THOUSANDS thronged the funeral route of a fallen soldier - shot dead in Afghanistan - who was known simply to his comrades as ‘Dad’.

And in tribute to Sgt Gareth Thursby, whose mother lives in Padiham, around 120 of his fellow soldiers jetted in to march in his honour.

His wife Louise, at his full military funeral in Skipton, said that, after his family, ‘his job and his lads were his life’.

Sgt Thursby, who was killed aged 29 by a rogue Afghan policeman on September 15, also leaves two children, Joshua and Ruby, and mother Caroline Whitaker, who lives in Victoria Road, Padiham, with her husband Brian.

His mother said that throughout her grief she had always felt proud of her son who was nicknamed ‘The Bull’ because of his determination and strength of character.

Sgt Thursby attended South Craven School, in Cross Hills, located between Colne and Keighley, before joining the Army in August 1999. After completing his training in early 2000, he joined 1st Battalion, The Duke of Wellington’s Regiment.

Veterans and townsfolk thronged the market town’s main street for his funeral parade, with spontaneous applause breaking out in places, en-route to Holy Trinity Church.

Mrs Thursby and Joshua, 10, and four-year-old Ruby, watched as Sgt Thursby’s coffin was carried into the churchyard by his comrades and then led family members into the church.

Major Malcolm Birkett, of the Yorkshire Regiment in which the sergeant served, said that Louise had wanted her husband’s funeral to be delayed until his company had returned from their Afghan tour of duty.

He said: “Louise asked specifically if we could wait until Alma company returned from operations. And you can see they’re here en masse - 120 of them. They've literally come in from Afghanistan and are here today to pay their last respects and take Gareth on his final journey.”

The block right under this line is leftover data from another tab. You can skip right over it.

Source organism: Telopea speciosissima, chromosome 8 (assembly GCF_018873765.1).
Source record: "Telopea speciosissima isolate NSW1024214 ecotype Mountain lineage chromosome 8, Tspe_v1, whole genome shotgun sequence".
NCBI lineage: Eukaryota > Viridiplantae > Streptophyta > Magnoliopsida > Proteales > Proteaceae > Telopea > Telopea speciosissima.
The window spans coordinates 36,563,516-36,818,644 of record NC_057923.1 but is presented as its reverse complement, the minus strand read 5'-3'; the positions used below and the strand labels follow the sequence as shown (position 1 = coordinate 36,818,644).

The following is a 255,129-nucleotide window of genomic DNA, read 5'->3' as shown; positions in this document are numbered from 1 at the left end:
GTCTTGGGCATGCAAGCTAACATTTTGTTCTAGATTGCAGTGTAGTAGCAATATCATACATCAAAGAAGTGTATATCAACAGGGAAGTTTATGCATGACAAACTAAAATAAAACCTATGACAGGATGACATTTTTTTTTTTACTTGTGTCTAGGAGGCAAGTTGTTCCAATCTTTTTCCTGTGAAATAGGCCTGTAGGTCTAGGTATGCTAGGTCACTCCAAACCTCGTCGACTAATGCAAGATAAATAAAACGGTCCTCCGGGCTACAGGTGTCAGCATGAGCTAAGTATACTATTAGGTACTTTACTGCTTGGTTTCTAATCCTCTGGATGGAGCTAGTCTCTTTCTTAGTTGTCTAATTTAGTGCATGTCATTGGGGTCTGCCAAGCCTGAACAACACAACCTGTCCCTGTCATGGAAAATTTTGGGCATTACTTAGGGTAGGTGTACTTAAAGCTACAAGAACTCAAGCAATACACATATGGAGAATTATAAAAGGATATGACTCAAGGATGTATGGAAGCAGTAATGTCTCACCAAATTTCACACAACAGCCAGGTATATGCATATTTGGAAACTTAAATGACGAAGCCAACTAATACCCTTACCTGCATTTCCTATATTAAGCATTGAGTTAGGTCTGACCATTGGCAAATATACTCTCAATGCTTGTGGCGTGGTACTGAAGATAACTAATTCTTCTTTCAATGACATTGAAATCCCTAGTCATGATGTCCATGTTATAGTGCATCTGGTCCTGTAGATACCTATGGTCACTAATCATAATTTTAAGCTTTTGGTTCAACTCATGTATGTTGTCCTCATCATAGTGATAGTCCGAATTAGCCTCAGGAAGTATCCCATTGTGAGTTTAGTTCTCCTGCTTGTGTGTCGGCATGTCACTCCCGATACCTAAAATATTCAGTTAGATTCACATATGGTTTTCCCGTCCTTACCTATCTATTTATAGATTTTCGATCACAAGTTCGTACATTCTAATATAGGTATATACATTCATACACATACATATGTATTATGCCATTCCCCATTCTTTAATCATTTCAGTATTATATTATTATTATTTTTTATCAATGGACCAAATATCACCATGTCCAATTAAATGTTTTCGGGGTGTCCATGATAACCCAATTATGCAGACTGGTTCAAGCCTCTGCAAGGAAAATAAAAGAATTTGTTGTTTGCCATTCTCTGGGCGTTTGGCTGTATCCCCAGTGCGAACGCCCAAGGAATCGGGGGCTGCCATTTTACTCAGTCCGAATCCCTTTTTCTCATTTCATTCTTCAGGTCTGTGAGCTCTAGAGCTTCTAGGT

The major later described him as a ‘inspirational, a fantastic leader of men, a superb soldier. He had such an affiliation, a close bond with his men that actually he was called ‘dad’ throughout the tour.

“That's what they thought of him. He is one-in-a-million, certainly a guy that will be remembered for everything right. He epitomises everything right in the Army.”

Sgt Thursby and colleague Private Thomas Wroe were killed in the south of Nahr-e Saraj district, in Helmand province, by a rogue Afghan policeman who pretended to be hurt - then turned on them.

In a tribute read during the service, his wife: "Even on his R&R, he worried about his men out in Afghanistan.

“Even while trying to put his feet up he never switched off, wanting to make sure everyone was okay and doing their jobs properly.

“Apart from his family, his job and his lads meant everything to him.”

She added: "He'll live on in his children who are so proud of their daddy and want to make him proud of them too.

“They look out for him at night, sat on his star, watching over us, still keeping us safe.”

His first deployment was to Kosovo in 2003 followed by Iraq in 2005. In October 2010 he was promoted to sergeant and assumed his role as a platoon sergeant in Alma Company.

The funeral services was followed by cremation at Skipton’s Waltonwrays cemetery. Private Wroe’ funeral was held at Meltham, near Huddersfield, earlier this month.